- Despite a slight trend toward the negative in other areas, online ratings of a company's culture tend to be pretty accurate, according to Energage and kununu's annual Employee Engagement Survey, emailed to HR Dive.
- The group says employers should concern themselves with managing their online reputation because 76% of job seekers research employers before applying for an opening and 84% of passive job seekers would think about leaving their current employer if another with an outstanding rating made a job offer.
- Researchers in the study said that the best defense against a negative online reputation is a positive culture that makes employees central to its success.
The survey's findings complement what other research has found. For example, just one in five job seekers would consider working for an employer with a 1-star rating, according to a recent CareerArc survey. Yet, 86% of companies think negative online ratings are unfair, rather than a sign that changes are needed.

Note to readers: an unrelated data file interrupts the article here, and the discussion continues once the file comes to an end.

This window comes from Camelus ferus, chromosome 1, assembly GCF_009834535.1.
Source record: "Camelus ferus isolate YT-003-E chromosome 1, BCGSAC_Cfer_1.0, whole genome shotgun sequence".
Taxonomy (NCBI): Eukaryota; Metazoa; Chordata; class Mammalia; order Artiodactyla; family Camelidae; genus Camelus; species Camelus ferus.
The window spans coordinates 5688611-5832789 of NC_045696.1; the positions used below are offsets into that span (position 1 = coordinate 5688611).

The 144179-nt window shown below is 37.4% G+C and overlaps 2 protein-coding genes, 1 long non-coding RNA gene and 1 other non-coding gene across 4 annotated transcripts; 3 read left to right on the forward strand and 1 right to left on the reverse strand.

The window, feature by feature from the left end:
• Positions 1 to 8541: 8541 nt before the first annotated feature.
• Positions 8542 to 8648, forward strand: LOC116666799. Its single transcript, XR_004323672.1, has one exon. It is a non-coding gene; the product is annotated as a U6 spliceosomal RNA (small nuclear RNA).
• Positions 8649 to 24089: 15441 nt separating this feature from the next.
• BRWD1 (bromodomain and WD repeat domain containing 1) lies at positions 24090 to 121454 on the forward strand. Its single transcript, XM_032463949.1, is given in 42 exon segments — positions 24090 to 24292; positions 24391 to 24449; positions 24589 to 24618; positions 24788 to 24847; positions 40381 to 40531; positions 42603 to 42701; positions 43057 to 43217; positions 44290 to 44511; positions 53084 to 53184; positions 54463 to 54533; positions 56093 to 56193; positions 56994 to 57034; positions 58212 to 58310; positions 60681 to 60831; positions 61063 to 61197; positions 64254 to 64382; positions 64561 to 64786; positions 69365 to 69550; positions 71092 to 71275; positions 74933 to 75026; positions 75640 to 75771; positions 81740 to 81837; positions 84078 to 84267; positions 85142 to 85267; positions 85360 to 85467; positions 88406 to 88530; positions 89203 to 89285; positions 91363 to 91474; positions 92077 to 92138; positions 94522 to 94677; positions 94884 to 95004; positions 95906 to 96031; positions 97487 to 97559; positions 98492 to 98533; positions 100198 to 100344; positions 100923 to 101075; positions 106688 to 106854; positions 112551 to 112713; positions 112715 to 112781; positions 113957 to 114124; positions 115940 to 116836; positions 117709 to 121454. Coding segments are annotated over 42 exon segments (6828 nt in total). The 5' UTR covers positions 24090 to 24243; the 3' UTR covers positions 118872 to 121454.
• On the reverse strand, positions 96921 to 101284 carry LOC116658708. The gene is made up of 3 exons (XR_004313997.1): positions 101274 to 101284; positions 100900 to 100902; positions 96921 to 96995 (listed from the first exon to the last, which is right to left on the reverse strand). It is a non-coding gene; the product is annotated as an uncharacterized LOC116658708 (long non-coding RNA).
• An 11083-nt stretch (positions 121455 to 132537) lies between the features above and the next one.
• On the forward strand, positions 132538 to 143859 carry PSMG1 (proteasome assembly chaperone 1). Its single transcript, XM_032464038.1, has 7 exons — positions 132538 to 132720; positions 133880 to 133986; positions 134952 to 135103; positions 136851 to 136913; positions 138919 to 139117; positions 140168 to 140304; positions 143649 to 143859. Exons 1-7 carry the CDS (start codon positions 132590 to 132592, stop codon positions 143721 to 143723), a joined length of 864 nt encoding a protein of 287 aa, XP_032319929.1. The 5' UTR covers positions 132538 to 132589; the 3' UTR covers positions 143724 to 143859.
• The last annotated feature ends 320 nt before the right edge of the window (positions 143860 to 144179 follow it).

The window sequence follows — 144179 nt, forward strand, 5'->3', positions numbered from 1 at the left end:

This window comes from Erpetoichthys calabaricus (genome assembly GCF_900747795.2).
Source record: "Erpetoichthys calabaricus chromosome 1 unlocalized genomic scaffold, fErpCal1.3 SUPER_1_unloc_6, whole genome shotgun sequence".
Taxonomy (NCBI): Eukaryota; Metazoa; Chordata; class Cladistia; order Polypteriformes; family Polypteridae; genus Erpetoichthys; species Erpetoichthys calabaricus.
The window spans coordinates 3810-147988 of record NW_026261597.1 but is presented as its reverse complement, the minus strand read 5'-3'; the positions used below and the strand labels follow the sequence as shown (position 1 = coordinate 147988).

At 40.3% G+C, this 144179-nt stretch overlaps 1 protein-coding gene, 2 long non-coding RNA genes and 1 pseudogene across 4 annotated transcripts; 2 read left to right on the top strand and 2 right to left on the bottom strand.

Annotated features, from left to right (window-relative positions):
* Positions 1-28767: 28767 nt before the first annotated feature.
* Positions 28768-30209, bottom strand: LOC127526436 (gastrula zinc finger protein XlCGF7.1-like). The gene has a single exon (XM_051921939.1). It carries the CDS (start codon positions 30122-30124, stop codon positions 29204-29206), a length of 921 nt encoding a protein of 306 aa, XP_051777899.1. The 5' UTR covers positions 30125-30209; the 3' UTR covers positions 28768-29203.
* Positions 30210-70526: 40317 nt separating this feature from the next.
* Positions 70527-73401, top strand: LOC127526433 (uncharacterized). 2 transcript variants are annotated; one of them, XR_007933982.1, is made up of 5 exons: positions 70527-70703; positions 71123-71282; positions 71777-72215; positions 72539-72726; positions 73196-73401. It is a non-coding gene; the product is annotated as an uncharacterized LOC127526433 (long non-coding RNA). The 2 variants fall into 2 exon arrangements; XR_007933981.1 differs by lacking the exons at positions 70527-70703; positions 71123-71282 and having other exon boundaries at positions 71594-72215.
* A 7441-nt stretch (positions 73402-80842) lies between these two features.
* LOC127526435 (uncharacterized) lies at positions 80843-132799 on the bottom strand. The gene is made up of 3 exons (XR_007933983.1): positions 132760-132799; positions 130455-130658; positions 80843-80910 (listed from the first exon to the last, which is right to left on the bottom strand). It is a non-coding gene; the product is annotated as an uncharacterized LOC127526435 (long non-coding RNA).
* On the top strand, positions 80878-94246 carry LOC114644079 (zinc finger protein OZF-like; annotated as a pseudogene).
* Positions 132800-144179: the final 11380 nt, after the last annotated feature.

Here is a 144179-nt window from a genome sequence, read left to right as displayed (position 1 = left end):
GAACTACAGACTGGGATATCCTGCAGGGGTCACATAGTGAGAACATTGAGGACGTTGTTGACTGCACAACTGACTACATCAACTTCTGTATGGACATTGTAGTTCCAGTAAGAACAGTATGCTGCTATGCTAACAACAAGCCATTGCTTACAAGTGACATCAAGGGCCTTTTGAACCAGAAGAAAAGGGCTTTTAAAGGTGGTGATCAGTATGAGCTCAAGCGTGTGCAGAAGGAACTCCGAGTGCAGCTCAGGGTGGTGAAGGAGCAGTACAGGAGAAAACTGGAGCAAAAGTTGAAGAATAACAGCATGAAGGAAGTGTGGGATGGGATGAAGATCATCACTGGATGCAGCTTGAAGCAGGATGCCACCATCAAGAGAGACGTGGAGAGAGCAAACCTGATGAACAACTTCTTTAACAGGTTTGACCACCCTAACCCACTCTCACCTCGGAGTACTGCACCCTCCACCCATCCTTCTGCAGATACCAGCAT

The best defense, here, is a good offense, Chris Carlson, president at Sales Talent, previously told HR Dive. He suggests that companies take the time to encourage star employees to share their experiences on these websites. “If you just let Glassdoor work organically, the person most likely to post is the upset person," Carlson said. "Get proactive about encouraging star happy people to write an authentic review. Remember, A-players want to work with A-players.”
And while employers might see negative online ratings as unfair, it might pay to take the concerns seriously and work on correcting practices that disengage workers, impede productivity and ultimately raise turnover rates.